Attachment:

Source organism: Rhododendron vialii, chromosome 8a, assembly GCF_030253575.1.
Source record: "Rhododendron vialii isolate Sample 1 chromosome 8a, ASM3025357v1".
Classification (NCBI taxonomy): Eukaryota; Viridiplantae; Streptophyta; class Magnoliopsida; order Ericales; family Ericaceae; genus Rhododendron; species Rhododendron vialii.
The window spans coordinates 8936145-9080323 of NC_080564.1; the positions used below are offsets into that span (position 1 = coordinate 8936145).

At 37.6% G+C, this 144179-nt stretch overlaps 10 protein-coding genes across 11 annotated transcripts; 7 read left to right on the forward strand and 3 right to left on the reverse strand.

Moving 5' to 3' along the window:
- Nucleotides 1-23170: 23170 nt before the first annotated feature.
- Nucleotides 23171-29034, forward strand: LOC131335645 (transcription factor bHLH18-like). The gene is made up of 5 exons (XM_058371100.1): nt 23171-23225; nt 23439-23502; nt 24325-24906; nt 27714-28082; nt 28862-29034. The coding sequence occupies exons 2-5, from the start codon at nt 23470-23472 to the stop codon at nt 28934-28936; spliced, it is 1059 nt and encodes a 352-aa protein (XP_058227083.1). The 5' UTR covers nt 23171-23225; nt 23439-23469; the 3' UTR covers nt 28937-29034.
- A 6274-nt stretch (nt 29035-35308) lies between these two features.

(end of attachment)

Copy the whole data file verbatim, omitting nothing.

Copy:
Source organism: Rhododendron vialii, chromosome 8a, assembly GCF_030253575.1.
Source record: "Rhododendron vialii isolate Sample 1 chromosome 8a, ASM3025357v1".
Classification (NCBI taxonomy): Eukaryota; Viridiplantae; Streptophyta; class Magnoliopsida; order Ericales; family Ericaceae; genus Rhododendron; species Rhododendron vialii.
The window spans coordinates 8936145-9080323 of NC_080564.1; the positions used below are offsets into that span (position 1 = coordinate 8936145).

At 37.6% G+C, this 144179-nt stretch overlaps 10 protein-coding genes across 11 annotated transcripts; 7 read left to right on the forward strand and 3 right to left on the reverse strand.

Moving 5' to 3' along the window:
- Nucleotides 1-23170: 23170 nt before the first annotated feature.
- Nucleotides 23171-29034, forward strand: LOC131335645 (transcription factor bHLH18-like). The gene is made up of 5 exons (XM_058371100.1): nt 23171-23225; nt 23439-23502; nt 24325-24906; nt 27714-28082; nt 28862-29034. The coding sequence occupies exons 2-5, from the start codon at nt 23470-23472 to the stop codon at nt 28934-28936; spliced, it is 1059 nt and encodes a 352-aa protein (XP_058227083.1). The 5' UTR covers nt 23171-23225; nt 23439-23469; the 3' UTR covers nt 28937-29034.
- A 6274-nt stretch (nt 29035-35308) lies between these two features.